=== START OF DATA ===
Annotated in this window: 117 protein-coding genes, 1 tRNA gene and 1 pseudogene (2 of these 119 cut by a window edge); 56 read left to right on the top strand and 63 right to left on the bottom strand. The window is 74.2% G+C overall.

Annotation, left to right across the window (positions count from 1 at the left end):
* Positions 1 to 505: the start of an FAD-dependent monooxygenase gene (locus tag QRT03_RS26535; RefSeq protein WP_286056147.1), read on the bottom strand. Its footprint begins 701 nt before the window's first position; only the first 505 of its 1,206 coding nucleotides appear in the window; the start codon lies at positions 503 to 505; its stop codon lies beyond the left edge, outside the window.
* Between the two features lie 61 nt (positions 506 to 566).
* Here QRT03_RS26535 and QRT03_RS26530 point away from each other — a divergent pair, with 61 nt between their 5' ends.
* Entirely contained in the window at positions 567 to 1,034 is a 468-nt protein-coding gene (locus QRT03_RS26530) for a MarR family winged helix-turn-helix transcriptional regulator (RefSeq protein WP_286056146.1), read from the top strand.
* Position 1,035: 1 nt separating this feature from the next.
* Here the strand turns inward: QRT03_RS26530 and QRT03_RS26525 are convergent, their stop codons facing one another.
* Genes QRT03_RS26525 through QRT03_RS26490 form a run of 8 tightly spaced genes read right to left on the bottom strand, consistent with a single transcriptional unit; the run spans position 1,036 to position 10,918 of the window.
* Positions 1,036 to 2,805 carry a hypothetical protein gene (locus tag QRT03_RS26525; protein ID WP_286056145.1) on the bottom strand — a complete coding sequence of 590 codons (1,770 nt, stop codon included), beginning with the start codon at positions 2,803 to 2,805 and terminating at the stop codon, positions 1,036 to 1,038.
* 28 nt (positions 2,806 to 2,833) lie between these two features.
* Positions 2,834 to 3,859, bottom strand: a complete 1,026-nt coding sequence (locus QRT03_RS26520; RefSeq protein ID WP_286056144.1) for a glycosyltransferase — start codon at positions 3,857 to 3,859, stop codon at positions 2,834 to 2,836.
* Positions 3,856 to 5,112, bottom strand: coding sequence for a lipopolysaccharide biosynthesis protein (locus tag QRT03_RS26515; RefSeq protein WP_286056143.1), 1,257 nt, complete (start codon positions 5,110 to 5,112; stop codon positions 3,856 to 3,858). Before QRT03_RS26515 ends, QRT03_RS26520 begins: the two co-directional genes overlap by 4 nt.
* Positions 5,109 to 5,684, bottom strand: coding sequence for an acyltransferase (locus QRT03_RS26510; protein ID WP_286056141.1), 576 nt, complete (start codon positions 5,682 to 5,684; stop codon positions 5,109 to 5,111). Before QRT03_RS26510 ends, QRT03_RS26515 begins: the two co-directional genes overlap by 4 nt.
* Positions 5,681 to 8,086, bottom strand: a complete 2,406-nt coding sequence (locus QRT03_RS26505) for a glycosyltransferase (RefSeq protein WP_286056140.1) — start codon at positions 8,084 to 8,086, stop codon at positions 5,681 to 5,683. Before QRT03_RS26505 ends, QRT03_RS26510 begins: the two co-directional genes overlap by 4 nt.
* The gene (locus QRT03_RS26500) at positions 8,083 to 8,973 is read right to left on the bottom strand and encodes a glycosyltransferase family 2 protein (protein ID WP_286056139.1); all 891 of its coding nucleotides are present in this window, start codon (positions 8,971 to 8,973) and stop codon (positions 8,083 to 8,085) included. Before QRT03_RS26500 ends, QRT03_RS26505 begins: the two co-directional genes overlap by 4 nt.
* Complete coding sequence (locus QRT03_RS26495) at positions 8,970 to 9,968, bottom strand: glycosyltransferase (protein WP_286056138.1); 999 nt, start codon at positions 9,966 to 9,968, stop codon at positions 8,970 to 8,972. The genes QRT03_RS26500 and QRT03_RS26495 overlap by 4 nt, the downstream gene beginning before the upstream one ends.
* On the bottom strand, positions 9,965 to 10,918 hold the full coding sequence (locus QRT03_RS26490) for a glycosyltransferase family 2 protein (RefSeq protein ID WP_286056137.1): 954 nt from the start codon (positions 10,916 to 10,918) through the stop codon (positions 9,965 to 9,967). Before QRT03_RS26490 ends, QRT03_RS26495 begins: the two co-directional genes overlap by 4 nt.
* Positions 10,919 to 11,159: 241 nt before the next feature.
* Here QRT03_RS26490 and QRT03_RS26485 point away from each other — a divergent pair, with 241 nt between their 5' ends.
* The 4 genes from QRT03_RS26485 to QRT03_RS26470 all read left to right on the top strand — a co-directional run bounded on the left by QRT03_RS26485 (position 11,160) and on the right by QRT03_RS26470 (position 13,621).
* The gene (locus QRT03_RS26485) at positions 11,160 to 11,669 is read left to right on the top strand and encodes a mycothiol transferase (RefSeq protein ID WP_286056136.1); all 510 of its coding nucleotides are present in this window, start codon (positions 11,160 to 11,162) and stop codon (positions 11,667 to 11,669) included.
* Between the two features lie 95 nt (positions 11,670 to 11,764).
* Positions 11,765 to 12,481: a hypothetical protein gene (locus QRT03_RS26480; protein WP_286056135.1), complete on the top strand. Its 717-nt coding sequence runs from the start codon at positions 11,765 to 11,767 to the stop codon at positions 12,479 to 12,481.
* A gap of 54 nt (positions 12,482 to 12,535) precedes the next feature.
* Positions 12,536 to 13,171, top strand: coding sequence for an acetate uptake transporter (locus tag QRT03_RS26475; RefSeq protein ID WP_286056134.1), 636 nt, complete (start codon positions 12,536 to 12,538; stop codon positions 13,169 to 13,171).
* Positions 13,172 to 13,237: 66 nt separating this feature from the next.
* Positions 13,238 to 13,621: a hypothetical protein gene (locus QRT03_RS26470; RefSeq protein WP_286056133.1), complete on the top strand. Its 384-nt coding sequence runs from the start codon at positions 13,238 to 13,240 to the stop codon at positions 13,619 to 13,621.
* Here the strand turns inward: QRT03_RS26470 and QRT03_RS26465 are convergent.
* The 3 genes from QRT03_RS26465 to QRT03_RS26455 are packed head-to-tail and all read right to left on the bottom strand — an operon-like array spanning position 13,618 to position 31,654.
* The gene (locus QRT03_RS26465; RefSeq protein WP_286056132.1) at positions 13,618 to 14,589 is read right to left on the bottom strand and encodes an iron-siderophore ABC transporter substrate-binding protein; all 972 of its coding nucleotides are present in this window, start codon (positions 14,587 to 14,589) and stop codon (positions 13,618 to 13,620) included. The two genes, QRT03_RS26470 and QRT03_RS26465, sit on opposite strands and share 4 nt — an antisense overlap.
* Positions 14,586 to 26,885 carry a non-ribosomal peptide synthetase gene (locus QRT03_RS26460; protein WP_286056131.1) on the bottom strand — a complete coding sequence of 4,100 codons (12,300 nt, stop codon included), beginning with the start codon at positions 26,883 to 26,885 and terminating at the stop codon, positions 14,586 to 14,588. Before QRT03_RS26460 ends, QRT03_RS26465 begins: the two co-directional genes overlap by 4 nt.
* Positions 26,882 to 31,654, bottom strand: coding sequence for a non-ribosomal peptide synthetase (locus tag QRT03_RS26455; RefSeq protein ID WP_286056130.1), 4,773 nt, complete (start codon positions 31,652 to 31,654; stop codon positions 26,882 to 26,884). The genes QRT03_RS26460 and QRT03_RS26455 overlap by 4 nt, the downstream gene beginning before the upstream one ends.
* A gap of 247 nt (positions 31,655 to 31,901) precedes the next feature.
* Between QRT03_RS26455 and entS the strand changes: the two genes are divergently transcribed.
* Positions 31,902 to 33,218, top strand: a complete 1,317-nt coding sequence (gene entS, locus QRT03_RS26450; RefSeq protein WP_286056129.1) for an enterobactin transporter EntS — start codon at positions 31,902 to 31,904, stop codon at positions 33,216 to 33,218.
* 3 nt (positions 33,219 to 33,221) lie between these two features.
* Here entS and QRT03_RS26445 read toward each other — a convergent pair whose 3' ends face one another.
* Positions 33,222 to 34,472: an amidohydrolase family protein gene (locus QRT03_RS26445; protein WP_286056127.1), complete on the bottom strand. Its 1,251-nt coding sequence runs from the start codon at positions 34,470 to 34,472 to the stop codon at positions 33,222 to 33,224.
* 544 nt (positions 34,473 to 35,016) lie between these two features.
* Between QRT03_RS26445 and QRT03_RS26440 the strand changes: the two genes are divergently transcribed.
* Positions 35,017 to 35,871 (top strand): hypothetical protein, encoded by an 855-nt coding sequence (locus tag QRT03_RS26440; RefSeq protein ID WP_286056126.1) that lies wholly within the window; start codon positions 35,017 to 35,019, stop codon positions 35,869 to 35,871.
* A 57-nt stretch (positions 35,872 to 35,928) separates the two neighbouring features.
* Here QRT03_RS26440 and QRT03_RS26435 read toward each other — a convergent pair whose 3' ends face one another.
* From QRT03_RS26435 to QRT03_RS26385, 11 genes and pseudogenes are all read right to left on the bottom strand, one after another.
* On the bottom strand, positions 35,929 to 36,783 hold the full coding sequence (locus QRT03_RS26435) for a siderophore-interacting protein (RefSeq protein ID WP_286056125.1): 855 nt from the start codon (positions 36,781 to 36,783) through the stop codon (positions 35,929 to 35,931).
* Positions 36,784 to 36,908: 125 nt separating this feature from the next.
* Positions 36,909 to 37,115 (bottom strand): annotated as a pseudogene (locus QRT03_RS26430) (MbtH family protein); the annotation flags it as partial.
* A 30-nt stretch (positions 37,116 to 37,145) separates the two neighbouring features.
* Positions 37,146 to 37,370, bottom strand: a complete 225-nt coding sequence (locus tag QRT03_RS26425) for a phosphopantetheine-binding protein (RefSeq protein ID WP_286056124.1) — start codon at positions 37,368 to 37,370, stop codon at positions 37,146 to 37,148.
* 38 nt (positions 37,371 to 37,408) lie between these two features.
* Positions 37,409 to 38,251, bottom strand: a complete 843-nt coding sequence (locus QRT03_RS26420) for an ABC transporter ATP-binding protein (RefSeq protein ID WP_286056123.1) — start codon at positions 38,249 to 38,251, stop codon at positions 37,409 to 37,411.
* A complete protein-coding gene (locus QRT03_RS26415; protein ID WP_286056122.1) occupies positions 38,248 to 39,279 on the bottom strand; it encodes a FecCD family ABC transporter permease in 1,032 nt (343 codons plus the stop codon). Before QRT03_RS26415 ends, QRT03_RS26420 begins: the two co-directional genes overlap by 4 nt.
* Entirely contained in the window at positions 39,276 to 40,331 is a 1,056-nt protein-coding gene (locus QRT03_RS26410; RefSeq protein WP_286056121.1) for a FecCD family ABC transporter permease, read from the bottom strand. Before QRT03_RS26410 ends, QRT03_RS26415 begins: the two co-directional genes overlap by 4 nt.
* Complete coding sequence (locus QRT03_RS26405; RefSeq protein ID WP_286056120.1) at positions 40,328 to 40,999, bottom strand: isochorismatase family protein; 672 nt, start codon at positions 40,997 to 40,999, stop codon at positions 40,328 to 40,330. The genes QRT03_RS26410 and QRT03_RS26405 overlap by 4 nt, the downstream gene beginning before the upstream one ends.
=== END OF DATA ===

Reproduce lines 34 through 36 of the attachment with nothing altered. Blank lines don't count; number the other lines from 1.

* A gap of 247 nt (positions 31,655 to 31,901) precedes the next feature.
* Between QRT03_RS26455 and entS the strand changes: the two genes are divergently transcribed.
* Positions 31,902 to 33,218, top strand: a complete 1,317-nt coding sequence (gene entS, locus QRT03_RS26450; RefSeq protein WP_286056129.1) for an enterobactin transporter EntS — start codon at positions 31,902 to 31,904, stop codon at positions 33,216 to 33,218.